I believe that the 26 acres released in the City of Bishop is the Vons and Kmart shopping center. That has been open for about 19 years and has had (in my mind) unfortunately consequences. Kmart’s old building has been vacant that entire time. Traffic in the Wye Road area is more congested and development there is leading to more sprawl such as the Grocery Outlet and proposed County building. The Court annex was also proposed for that area.

      My understanding is that the City of Bishop wanted more sales tax within their boundaries. So, the old Vons near me – now the Mountain Rambler and medical offices – and the Vons at the Rite Aid shopping center closed. The latter has been vacant for years since Value Sports moved. More empty storefronts. Vacant buildings in and around Bishop have been a hot topic for many years.

      Around 20 years ago there was a Bishop Area Land and Water Advisory Committee. There were committees in Big Pine, Independence and Lone Pine as well. They looked at the land release maps in the Long Term Water Agreement (Exhibit B) and held public meetings to discuss divestitures/acquisitions within the 75 acre limit subject to the LTWA requirements.

      Several parcels were sold in Big Pine more than 10 years ago. I imagine they have houses on them now. DWP advertised a series of small parcels in Independence on the east side of 395 between Park Street and Mazourka Canyon. That was in 2008 at the height of the market and just before the crash. As I recall, they wanted something like $100k for 5,000+ sf lots. None sold; there is bare dirt there to this day.

      Meetings in Bishop initially discussed the large parcel south of E. South Street west of the canal. As you can imagine, the property owners opposite the vacant land were opposed to any acquisition and sale. They were eloquent in their opposition and I enjoy walking along the canal. It was still a potential lost opportunity for more housing.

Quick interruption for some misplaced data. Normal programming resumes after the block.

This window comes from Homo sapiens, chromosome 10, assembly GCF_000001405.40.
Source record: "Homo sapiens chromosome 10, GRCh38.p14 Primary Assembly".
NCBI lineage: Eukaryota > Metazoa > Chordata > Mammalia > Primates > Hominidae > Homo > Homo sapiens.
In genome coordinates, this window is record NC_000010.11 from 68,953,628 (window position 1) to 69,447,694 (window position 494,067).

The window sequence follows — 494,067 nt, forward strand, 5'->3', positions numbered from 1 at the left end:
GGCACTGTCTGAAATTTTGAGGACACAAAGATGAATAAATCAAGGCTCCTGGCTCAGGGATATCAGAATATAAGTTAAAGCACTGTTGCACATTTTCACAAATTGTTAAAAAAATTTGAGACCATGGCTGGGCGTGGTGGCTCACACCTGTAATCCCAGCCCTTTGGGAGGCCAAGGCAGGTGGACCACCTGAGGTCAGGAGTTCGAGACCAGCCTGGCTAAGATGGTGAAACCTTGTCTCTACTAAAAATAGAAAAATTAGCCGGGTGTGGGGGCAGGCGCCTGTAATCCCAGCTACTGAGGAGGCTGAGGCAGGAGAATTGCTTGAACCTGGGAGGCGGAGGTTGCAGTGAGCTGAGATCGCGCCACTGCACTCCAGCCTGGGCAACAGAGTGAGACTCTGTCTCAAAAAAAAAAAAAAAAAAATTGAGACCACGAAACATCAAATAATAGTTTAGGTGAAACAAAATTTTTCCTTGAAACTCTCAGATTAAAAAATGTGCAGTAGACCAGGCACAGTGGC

There was some talk of the 16 acres east of Hanby between E. Pine and E. Yaney that is bounded by the canal. In that case, the property was outside of the City limits – not available per the LTWA – although there is water service. The City expanded its boundaries to incorporate that parcel. Later, when the committees met to recommend parcels this was one that was put forward – prior to the limit change, however. Those who lease the parcel from DWP for their horses are also likely opposed to any divestiture. As you might guess, that parcel was not acquired.

      Whether true or not, I had heard that there was some disagreement in the other communities about Bishop acquiring a large parcel or parcels prior to them getting more land. After all, we got 26 acres right away. So, the opposition of neighbors, distractions, jealousy, markets and the passage of time have resulted in very few releases. I may have my disagreements with DWP but as far as I can tell they didn’t cause the delays.

      Let’s see what happens in the next 20 years.

       
  7. Allen Berrey December 7, 2018 at 11:01 am #

    Well said and explained Nick, thank you.

    It seems to me three public needs – for a new county administrative building, for a new courthouse, and maintaining a vibrant downtown – could be met if a new building was constructed on the site of the existing courthouse and city office building on West Line Street.

    That building could house a new courthouse as well as the administrative offices of Inyo County and the City of Bishop.

    This would be an efficient use of public funds, avoid sprawl and exodus to the Wye area, and keep county/city/courthouse business near downtown.

    To accomplish this, Inyo County and the City of Bishop should form a joint powers agreement to partner with the State of California’s Administrative Office of the Courts (AOC) to acquire land (if needed) and construct such a consolidated/multi-purpose building.

    Thanks.

     
  8. philip anaya December 7, 2018 at 6:27 pm #

    Thank You Nick for your comments. I am not aware of the specific acreage releases in Bishop. I was aware of the DWP 2008 auction event and the resulting issues of high minimum pricing and parcels not being sold. I will educate myself further on the subject and will share results